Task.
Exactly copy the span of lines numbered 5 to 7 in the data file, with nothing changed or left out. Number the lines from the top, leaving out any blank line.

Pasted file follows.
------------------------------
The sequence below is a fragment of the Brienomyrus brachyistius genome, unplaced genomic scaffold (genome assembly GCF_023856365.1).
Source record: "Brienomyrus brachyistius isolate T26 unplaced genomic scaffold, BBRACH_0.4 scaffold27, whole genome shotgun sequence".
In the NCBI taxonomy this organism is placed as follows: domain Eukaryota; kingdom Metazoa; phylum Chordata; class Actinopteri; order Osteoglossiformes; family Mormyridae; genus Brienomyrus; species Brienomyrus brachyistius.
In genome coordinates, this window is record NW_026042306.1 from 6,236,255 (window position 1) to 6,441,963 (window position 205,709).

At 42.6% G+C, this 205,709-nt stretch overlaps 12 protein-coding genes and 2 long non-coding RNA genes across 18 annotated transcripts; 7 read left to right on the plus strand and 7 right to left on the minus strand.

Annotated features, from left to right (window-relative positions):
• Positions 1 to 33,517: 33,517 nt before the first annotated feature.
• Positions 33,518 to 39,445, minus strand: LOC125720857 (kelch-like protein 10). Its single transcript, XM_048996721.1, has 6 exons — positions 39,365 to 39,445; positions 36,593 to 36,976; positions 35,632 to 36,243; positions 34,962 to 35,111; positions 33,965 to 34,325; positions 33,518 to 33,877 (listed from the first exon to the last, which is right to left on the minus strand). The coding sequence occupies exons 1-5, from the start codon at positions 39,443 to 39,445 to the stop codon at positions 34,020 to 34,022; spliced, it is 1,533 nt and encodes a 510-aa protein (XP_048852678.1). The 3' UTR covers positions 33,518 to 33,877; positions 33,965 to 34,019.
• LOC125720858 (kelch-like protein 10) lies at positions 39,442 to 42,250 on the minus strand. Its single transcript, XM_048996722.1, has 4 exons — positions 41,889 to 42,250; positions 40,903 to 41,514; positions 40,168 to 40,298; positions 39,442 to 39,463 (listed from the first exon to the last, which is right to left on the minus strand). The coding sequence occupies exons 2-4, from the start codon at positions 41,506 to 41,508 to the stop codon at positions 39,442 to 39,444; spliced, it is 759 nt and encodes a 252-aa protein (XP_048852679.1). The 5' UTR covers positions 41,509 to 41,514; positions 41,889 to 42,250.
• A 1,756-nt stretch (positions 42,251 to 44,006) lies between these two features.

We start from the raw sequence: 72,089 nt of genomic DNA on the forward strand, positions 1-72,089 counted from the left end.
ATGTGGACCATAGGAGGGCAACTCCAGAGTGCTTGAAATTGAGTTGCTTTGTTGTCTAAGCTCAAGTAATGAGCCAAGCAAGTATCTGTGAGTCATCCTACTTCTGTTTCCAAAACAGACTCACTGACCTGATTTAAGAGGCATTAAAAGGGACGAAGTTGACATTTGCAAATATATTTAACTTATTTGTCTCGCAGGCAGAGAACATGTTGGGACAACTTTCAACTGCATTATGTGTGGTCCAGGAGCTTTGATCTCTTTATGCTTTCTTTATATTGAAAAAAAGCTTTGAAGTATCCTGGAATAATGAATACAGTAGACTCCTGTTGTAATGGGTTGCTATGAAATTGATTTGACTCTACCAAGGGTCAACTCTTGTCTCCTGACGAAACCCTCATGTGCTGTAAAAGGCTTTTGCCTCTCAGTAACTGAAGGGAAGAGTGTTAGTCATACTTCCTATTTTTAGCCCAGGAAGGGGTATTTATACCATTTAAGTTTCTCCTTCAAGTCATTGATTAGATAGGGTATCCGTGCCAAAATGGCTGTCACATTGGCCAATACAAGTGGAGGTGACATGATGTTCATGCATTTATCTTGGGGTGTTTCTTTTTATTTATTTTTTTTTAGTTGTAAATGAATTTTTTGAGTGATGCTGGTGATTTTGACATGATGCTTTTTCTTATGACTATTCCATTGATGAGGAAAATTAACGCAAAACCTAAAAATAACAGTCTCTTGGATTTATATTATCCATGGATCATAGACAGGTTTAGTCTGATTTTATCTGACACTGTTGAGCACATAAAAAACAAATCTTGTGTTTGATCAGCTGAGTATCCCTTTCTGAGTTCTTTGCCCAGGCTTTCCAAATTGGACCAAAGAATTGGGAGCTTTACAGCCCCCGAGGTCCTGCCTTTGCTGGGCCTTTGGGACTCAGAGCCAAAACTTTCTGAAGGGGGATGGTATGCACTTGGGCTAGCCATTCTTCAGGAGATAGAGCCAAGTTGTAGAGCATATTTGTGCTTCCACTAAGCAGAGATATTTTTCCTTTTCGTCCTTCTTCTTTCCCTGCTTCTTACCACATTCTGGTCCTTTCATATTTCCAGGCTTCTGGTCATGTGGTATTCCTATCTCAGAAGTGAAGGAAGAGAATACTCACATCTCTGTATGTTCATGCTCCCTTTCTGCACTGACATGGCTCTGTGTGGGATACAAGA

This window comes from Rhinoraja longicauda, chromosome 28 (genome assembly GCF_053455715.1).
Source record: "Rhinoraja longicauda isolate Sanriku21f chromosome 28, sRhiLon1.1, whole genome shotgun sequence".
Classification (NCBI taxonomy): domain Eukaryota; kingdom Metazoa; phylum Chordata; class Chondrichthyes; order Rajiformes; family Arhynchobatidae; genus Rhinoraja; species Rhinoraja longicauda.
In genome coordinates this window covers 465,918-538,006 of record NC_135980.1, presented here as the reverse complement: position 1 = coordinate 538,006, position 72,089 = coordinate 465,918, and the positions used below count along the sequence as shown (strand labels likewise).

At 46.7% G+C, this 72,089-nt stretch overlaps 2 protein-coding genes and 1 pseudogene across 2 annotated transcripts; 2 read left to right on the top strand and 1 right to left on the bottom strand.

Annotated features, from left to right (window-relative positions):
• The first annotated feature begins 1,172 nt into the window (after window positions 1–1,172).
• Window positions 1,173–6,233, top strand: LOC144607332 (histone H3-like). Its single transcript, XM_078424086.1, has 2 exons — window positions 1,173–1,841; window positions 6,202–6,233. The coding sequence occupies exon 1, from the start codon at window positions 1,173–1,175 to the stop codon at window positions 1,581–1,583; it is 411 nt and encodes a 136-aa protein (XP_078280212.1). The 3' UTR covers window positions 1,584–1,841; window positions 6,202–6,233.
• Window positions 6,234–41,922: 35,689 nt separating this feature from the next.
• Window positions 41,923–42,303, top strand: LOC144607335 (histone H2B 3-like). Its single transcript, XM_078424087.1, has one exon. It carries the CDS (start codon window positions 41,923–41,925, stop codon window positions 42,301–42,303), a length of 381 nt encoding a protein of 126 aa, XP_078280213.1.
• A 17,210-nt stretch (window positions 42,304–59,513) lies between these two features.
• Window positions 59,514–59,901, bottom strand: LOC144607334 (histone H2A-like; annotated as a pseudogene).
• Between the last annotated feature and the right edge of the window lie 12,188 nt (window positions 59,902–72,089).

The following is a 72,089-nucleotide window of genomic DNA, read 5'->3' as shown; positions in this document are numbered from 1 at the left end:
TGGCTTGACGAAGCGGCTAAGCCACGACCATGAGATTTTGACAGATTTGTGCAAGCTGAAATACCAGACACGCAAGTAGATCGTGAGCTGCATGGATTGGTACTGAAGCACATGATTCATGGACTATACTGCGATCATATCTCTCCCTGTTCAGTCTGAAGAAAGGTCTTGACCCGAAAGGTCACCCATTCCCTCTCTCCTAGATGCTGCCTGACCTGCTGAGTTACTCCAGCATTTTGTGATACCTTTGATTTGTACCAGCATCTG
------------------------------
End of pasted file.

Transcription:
At 42.6% G+C, this 205,709-nt stretch overlaps 12 protein-coding genes and 2 long non-coding RNA genes across 18 annotated transcripts; 7 read left to right on the plus strand and 7 right to left on the minus strand.

Annotated features, from left to right (window-relative positions):
• Positions 1 to 33,517: 33,517 nt before the first annotated feature.